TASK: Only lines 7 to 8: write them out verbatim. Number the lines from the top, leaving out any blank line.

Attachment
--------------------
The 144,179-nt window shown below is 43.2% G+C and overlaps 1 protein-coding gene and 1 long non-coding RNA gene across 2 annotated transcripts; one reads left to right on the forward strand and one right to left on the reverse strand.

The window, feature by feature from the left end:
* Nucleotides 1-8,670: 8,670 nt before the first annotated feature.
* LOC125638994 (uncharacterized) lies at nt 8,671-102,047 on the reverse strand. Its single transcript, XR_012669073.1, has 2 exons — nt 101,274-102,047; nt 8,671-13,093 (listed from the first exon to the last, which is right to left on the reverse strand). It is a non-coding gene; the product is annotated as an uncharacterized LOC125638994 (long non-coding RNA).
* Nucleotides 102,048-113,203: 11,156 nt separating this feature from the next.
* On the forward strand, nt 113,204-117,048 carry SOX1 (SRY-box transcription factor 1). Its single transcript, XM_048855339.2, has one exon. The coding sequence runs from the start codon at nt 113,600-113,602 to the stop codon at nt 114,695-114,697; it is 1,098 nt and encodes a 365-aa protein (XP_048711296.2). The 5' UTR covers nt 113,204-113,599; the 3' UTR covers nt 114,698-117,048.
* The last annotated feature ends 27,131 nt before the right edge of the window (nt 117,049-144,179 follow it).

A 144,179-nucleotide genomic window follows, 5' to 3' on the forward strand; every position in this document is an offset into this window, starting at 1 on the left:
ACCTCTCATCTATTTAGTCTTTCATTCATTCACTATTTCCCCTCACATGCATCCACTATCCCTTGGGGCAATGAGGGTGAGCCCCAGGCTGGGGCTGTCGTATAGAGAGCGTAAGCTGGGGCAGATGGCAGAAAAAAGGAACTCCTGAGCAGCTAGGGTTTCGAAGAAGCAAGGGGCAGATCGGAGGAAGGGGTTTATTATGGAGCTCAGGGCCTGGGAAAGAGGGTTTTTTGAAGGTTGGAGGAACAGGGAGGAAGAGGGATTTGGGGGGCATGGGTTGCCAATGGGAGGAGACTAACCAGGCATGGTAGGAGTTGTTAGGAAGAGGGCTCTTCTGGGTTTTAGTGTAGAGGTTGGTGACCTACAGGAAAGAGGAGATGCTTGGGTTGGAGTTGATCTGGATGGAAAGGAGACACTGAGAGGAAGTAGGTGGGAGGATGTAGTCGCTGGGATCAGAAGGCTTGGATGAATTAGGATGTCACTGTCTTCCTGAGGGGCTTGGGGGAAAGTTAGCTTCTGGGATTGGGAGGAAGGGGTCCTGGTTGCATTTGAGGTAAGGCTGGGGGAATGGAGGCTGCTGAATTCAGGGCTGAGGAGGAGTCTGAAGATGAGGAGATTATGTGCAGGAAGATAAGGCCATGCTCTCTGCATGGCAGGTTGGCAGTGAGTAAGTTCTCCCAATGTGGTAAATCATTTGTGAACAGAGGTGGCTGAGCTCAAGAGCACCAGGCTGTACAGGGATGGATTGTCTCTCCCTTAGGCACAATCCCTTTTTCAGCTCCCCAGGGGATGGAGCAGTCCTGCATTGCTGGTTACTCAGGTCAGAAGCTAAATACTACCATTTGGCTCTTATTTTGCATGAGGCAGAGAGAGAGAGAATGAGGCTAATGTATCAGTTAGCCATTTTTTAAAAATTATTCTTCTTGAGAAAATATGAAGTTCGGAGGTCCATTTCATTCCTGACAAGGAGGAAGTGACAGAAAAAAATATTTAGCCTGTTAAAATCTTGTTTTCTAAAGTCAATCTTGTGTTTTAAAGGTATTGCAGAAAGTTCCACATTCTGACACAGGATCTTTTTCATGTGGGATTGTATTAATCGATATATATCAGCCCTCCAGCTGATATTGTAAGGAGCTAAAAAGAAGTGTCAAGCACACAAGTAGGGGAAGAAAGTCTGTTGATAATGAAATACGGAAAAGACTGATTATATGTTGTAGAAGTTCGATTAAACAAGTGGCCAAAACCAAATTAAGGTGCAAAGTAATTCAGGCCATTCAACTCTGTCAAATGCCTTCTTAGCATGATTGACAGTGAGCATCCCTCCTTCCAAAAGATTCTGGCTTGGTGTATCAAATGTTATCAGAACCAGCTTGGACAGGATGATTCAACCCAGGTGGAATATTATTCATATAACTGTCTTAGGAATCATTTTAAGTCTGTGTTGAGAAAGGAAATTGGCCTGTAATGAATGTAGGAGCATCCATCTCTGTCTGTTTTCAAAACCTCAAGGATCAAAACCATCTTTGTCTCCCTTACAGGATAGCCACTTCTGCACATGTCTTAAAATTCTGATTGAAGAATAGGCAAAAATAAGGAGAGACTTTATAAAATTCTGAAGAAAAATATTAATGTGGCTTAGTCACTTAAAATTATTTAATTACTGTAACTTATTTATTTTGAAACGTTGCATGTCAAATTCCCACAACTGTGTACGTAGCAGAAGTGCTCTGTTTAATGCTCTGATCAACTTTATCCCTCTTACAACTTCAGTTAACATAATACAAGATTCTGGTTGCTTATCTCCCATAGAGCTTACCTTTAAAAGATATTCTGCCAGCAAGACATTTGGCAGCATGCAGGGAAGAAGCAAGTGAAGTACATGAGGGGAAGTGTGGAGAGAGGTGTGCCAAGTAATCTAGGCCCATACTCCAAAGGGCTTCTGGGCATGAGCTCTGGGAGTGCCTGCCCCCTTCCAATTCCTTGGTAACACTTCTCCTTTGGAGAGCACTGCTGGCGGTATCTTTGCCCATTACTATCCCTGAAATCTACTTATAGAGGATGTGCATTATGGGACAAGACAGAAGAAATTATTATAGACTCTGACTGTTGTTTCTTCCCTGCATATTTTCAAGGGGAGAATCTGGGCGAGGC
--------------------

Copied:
* The last annotated feature ends 27,131 nt before the right edge of the window (nt 117,049-144,179 follow it).

A 144,179-nucleotide genomic window follows, 5' to 3' on the forward strand; every position in this document is an offset into this window, starting at 1 on the left: